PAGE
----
Volume 634, February 2020
|Number of page(s)||22|
|Published online||04 February 2020|
Wideband 67−116 GHz receiver development for ALMA Band 2
European Southern Observatory (ESO), Garching, Germany
e-mail: email@example.com, firstname.lastname@example.org
2 Group for Advanced Receiver Development (GARD), Chalmers University of Technology, Gothenburg, Sweden
3 Jodrell Bank Centre for Astrophysics, School of Physics & Astronomy, The University of Manchester (UoM), Manchester, UK
4 School of Electrical & Electronic Engineering, The University of Manchester (UoM), Manchester, UK
5 Istituto Nazionale di Astrofisica (INAF/OAS), Bologna, Italy
6 Observatorio de Yebes, Guadalajara, Spain
7 National Astronomical Observatory of Japan (NAOJ), Mitaka, Tokyo, Japan
8 Universidad de Chile (UdC), Santiago, Chile
9 Istituto Nazionale di Astrofisica (INAF/OAA), Arcetri, Italy
10 Dipartimento di Fisica, Universita degli Studi di Milano, Milano, Italy
11 Radiometer Physics GmbH (RPG), Meckenheim, Germany
12 University of Michigan, Department of Physics, Ann Arbor, MI, USA
13 Academia Sinica, Institute of Astronomy & Astrophysics (ASIAA), Taipei, Taiwan
14 Institute of Applied Physics, University of Bern, Bern, Switzerland
15 Istituto Nazionale di Astrofisica/Istituto di Radioastronomia (INAF/IRA), Bologna, Italy
16 Low Noise Factory (LNF), Gothenburg, Sweden
Accepted: 20 December 2019
Context. The Atacama Large Millimeter/submillimeter Array (ALMA) has been in operation since 2011, but it has not yet been populated with the full suite of its planned frequency bands. In particular, ALMA Band 2 (67−90 GHz) is the final band in the original ALMA band definition to be approved for production.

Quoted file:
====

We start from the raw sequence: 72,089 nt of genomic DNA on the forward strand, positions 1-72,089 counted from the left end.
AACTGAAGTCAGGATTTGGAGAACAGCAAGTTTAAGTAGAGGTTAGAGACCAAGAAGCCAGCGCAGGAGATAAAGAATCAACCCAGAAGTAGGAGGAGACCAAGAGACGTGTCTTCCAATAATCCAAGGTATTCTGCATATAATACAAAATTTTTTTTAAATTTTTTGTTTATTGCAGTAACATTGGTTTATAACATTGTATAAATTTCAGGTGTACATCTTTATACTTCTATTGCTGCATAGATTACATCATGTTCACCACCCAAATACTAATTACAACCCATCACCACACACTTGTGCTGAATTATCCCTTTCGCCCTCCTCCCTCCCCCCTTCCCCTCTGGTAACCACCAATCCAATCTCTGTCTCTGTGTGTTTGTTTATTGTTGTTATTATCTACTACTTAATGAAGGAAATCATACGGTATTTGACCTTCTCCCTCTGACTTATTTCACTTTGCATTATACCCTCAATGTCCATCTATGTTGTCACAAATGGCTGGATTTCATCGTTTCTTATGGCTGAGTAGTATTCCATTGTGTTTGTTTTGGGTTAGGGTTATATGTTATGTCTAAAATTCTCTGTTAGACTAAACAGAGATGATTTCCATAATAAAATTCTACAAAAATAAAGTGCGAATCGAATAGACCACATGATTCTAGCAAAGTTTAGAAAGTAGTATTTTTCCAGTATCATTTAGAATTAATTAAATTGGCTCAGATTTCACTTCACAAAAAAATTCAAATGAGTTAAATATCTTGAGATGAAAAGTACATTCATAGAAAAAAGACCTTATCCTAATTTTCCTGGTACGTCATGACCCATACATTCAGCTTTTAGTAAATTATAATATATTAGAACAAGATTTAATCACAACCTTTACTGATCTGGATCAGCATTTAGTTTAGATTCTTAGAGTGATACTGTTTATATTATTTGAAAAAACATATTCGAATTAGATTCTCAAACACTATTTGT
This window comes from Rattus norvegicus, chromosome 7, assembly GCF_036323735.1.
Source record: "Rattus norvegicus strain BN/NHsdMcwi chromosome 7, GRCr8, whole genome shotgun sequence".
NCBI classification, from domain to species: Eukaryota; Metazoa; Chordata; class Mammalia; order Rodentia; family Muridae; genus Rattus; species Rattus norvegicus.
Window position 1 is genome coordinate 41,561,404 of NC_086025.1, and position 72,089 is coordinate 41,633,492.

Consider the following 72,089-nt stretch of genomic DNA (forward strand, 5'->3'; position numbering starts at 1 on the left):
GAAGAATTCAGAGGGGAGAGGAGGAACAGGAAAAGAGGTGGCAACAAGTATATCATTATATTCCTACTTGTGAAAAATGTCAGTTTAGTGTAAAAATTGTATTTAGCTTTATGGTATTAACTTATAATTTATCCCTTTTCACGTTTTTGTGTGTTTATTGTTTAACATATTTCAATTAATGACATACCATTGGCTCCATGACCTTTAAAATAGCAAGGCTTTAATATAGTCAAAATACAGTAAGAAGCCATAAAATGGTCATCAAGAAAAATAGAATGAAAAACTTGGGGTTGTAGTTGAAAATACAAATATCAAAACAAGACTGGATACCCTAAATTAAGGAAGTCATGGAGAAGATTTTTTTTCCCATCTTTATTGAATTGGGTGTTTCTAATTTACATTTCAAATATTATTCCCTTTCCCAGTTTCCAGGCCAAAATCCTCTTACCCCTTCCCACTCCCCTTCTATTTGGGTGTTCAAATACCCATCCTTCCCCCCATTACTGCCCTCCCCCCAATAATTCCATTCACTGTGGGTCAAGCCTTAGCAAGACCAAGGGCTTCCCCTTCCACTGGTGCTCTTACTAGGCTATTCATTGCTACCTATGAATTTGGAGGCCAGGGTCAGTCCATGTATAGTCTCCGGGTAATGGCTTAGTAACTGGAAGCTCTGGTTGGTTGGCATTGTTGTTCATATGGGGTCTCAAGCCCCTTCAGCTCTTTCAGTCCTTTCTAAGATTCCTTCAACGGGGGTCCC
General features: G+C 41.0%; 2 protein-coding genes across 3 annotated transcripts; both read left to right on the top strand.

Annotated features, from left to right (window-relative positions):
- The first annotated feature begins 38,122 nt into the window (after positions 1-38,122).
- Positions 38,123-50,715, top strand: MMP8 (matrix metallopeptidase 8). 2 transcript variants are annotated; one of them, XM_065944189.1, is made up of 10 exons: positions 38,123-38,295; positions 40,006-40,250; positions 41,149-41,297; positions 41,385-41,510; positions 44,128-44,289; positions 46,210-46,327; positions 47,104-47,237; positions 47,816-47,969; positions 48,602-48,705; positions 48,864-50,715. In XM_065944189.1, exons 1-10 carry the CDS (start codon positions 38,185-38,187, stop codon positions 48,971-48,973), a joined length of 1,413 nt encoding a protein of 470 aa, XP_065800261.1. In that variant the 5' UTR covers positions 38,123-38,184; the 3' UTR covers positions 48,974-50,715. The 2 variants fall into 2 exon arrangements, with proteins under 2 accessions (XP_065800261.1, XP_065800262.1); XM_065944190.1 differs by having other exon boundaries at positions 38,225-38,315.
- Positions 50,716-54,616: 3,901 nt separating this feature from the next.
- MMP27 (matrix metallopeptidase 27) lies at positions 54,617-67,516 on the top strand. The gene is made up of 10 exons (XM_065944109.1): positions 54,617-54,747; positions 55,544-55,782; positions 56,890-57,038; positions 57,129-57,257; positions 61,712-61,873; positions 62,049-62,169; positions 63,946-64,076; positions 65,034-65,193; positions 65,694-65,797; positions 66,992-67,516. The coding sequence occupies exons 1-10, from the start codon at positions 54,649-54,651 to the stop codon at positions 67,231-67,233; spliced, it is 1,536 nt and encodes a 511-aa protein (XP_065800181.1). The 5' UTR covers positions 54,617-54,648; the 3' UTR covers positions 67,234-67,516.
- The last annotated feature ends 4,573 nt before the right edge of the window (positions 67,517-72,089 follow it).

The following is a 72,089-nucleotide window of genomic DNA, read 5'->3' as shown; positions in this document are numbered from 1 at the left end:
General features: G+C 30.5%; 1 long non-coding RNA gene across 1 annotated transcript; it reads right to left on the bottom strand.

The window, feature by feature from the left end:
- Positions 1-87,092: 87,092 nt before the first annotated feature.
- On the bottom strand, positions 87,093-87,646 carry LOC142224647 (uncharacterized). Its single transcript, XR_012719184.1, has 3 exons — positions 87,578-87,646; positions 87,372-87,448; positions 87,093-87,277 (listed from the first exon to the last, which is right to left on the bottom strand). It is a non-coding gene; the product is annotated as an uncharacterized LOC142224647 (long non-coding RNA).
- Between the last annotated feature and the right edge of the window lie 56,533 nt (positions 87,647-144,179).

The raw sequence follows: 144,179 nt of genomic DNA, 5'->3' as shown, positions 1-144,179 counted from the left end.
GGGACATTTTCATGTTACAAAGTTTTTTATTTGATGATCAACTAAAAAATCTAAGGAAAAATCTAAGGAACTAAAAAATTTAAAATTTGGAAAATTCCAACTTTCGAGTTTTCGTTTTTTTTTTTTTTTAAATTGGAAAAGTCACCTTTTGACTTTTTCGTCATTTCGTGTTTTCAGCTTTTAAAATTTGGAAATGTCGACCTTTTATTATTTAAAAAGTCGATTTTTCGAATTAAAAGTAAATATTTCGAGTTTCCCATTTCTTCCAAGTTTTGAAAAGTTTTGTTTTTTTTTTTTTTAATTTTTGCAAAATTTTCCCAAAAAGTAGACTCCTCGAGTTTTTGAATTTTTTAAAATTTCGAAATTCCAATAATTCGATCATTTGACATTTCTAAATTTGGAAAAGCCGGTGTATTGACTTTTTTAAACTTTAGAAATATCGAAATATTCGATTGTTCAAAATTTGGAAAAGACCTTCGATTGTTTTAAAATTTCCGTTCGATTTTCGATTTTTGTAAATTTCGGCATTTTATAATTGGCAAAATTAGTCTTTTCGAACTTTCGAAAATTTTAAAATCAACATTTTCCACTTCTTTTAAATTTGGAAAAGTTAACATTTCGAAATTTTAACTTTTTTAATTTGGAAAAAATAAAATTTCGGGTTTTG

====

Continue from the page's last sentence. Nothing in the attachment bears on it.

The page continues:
Aims. We aim to produce a wideband, tuneable, sideband-separating receiver with 28 GHz of instantaneous bandwidth per polarisation operating in the sky frequency range of 67−116 GHz. Our design anticipates new ALMA requirements following the recommendations of the 2030 ALMA Development Roadmap.
Methods. The cryogenic cartridge is designed to be compatible with the ALMA Band 2 cartridge slot, where the coldest components – the feedhorns, orthomode transducers, and cryogenic low noise amplifiers – operate at a temperature of 15 K. We use multiple simulation methods and tools to optimise our designs for both the passive optics and the active components. The cryogenic cartridge is interfaced with a room-temperature (warm) cartridge hosting the local oscillator and the downconverter module. This warm cartridge is largely based on GaAs semiconductor technology and is optimised to match the cryogenic receiver bandwidth with the required instantaneous local oscillator frequency tuning range.
Results. Our collaboration has resulted in the design, fabrication, and testing of multiple technical solutions for each of the receiver components, producing a state-of-the-art receiver covering the full ALMA Band 2 and 3 atmospheric window. The receiver is suitable for deployment on ALMA in the coming years and it is capable of dual-polarisation, sideband-separating observations in intermediate frequency bands spanning 4−18 GHz for a total of 28 GHz on-sky bandwidth per polarisation channel.
Conclusions. We conclude that the 67−116 GHz wideband implementation for ALMA Band 2 is now feasible and that this receiver provides a compelling instrumental upgrade for ALMA that will enhance observational capabilities and scientific reach.
Key words: instrumentation: interferometers
© ESO 2020
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